• ECG ECG An electrocardiogram (ECG) is a graphic representation of the electrical activity of the heart plotted against time. Adhesive electrodes are affixed to the skin surface allowing measurement of cardiac impulses from many angles. The ECG provides 3-dimensional information about the conduction system of the heart, the myocardium, and other cardiac structures. Normal Electrocardiogram (ECG) findings include:
      • Prolonged QTc in last sinus beat preceding onset of arrhythmia
      • Tachycardia of 160250/min
      • Wide QRS complexes (> 120 ms) with QRS axis rotating over a sequence of 520 beats
      • Irregular RR interval
  • Ambulatory ECG ECG An electrocardiogram (ECG) is a graphic representation of the electrical activity of the heart plotted against time. Adhesive electrodes are affixed to the skin surface allowing measurement of cardiac impulses from many angles. The ECG provides 3-dimensional information about the conduction system of the heart, the myocardium, and other cardiac structures. Normal Electrocardiogram (ECG) monitoring: may provide corroborative information for suspected cases of congenital LQTS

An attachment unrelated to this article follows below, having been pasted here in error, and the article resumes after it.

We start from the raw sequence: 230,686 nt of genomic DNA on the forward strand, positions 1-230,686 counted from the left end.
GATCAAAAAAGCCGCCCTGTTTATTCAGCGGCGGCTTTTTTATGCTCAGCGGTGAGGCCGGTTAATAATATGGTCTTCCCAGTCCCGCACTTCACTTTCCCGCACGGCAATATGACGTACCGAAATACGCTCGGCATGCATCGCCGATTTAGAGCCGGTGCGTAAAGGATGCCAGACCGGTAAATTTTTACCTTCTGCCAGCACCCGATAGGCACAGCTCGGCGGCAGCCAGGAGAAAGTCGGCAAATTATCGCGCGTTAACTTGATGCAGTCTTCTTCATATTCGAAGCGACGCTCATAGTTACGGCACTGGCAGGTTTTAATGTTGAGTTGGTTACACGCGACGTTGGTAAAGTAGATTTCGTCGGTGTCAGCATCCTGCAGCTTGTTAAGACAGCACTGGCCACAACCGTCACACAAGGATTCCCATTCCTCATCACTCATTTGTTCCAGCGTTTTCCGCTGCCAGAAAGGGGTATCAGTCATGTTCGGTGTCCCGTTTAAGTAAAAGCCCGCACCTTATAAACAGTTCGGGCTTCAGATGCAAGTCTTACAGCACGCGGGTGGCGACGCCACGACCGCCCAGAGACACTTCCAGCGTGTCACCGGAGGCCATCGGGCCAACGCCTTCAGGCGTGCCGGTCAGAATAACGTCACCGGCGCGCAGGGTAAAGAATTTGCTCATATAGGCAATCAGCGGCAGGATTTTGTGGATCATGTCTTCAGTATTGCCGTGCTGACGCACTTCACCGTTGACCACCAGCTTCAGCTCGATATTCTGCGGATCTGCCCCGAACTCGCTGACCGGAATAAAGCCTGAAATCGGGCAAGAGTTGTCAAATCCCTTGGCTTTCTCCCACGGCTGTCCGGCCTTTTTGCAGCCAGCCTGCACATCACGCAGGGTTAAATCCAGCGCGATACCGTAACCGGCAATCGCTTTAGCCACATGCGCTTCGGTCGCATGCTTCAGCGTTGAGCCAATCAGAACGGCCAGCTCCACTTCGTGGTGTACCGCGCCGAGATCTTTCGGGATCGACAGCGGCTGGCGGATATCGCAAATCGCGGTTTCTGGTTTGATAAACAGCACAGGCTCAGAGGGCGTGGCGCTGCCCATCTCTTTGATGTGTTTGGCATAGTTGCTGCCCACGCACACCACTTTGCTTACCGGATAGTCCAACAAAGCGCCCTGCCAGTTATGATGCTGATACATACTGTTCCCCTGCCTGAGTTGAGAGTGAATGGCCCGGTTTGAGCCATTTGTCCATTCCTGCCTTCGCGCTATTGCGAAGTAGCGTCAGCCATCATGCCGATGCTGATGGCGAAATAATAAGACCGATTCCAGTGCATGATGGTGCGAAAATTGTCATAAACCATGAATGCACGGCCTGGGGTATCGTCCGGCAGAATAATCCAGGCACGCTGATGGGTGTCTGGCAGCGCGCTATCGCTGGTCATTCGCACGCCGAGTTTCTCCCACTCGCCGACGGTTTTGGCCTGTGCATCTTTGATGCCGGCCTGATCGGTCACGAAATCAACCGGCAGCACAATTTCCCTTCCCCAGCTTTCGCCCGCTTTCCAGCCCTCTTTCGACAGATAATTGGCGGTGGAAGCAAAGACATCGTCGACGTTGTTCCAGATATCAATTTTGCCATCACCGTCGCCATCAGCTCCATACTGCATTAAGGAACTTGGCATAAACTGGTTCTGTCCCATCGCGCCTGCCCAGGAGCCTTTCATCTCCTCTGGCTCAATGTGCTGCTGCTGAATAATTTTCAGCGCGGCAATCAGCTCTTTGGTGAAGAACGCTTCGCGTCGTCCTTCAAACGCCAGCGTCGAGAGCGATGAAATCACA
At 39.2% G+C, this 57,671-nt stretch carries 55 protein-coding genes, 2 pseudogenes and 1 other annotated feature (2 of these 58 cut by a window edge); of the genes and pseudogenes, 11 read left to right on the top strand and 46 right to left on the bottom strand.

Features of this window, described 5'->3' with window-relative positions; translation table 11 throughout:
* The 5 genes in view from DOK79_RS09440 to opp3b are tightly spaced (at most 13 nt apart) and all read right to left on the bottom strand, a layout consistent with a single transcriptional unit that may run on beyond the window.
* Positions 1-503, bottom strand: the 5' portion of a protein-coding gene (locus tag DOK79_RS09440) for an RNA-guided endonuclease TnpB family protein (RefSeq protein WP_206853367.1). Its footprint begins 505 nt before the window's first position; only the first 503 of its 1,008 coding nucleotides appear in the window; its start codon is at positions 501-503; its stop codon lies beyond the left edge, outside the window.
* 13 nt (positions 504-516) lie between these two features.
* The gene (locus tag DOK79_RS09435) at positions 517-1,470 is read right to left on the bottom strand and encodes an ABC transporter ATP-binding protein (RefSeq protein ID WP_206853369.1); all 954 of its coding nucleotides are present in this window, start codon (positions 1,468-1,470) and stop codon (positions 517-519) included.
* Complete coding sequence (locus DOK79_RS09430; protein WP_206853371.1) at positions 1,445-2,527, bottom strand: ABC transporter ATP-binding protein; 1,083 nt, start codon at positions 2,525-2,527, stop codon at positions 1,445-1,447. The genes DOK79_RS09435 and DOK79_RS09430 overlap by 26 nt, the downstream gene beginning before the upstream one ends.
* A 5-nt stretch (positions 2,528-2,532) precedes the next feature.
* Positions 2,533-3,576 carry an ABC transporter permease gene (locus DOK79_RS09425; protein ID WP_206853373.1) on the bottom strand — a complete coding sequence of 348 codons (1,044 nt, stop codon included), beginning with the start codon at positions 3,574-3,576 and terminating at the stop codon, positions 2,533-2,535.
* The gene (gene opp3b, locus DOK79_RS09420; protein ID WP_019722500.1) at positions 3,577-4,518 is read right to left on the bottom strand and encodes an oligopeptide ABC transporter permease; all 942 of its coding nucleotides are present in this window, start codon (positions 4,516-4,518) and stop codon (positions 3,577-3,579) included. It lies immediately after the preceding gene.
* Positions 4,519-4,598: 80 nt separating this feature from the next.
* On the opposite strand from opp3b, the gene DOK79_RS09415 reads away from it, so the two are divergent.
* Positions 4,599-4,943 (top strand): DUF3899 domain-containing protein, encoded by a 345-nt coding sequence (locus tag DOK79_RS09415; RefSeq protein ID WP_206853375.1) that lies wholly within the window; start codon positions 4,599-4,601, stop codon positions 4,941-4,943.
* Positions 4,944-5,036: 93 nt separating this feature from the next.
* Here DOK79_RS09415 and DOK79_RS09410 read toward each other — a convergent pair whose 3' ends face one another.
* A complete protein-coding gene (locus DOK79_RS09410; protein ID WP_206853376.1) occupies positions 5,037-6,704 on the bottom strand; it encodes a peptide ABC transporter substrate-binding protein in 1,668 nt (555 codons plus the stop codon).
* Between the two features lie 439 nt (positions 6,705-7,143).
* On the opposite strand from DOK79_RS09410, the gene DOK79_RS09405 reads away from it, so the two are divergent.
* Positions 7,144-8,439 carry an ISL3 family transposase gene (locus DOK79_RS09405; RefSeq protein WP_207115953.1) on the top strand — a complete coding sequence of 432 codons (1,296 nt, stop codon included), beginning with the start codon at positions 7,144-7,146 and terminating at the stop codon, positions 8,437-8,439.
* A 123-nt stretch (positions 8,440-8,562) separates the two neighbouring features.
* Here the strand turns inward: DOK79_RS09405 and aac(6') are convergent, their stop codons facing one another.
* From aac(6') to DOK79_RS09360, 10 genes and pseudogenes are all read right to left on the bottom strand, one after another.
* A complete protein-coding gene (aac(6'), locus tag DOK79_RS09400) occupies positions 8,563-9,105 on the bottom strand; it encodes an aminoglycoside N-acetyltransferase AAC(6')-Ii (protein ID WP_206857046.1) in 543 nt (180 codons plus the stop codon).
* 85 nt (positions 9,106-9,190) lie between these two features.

Exercise testing

  • To assess exercise-associated arrhythmias
  • Check QT responses (exercise and recovery) and changes in T wave
  • Variable Variable Variables represent information about something that can change. The design of the measurement scales, or of the methods for obtaining information, will determine the data gathered and the characteristics of that data. As a result, a variable can be qualitative or quantitative, and may be further classified into subgroups. Types of Variables response with type of congenital LQTS
  • QTc > 470 ms at 25 minute recovery is suggestive of LQTS 1 (where cardiac events commonly occur during exercise)

Genetic analysis